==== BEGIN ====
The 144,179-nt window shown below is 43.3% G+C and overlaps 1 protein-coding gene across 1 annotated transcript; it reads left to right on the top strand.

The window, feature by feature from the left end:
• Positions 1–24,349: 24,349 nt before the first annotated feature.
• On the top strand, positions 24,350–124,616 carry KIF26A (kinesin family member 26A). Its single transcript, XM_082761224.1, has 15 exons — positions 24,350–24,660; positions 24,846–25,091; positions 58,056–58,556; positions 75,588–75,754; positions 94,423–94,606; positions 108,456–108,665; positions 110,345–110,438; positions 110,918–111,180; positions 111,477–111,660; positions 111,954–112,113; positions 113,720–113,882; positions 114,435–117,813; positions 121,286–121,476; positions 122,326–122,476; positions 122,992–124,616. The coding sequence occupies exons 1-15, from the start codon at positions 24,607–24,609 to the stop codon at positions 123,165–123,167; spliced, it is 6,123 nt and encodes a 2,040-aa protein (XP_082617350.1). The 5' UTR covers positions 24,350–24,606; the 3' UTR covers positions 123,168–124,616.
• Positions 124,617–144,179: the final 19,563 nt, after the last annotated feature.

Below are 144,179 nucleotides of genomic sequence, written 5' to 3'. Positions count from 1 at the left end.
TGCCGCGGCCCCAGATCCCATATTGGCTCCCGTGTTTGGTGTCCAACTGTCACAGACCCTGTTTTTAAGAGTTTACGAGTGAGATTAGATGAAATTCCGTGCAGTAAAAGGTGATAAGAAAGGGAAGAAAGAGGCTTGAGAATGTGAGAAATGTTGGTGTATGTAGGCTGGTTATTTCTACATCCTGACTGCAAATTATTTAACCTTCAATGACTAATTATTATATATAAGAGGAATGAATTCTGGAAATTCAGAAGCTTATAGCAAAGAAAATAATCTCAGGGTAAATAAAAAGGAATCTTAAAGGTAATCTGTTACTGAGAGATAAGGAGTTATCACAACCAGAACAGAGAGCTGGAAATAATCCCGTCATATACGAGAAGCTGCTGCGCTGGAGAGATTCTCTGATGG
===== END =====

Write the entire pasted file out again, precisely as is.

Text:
The 144,179-nt window shown below is 43.3% G+C and overlaps 1 protein-coding gene across 1 annotated transcript; it reads left to right on the top strand.

The window, feature by feature from the left end:
• Positions 1–24,349: 24,349 nt before the first annotated feature.
• On the top strand, positions 24,350–124,616 carry KIF26A (kinesin family member 26A). Its single transcript, XM_082761224.1, has 15 exons — positions 24,350–24,660; positions 24,846–25,091; positions 58,056–58,556; positions 75,588–75,754; positions 94,423–94,606; positions 108,456–108,665; positions 110,345–110,438; positions 110,918–111,180; positions 111,477–111,660; positions 111,954–112,113; positions 113,720–113,882; positions 114,435–117,813; positions 121,286–121,476; positions 122,326–122,476; positions 122,992–124,616. The coding sequence occupies exons 1-15, from the start codon at positions 24,607–24,609 to the stop codon at positions 123,165–123,167; spliced, it is 6,123 nt and encodes a 2,040-aa protein (XP_082617350.1). The 5' UTR covers positions 24,350–24,606; the 3' UTR covers positions 123,168–124,616.
• Positions 124,617–144,179: the final 19,563 nt, after the last annotated feature.

Below are 144,179 nucleotides of genomic sequence, written 5' to 3'. Positions count from 1 at the left end.
TGCCGCGGCCCCAGATCCCATATTGGCTCCCGTGTTTGGTGTCCAACTGTCACAGACCCTGTTTTTAAGAGTTTACGAGTGAGATTAGATGAAATTCCGTGCAGTAAAAGGTGATAAGAAAGGGAAGAAAGAGGCTTGAGAATGTGAGAAATGTTGGTGTATGTAGGCTGGTTATTTCTACATCCTGACTGCAAATTATTTAACCTTCAATGACTAATTATTATATATAAGAGGAATGAATTCTGGAAATTCAGAAGCTTATAGCAAAGAAAATAATCTCAGGGTAAATAAAAAGGAATCTTAAAGGTAATCTGTTACTGAGAGATAAGGAGTTATCACAACCAGAACAGAGAGCTGGAAATAATCCCGTCATATACGAGAAGCTGCTGCGCTGGAGAGATTCTCTGATGG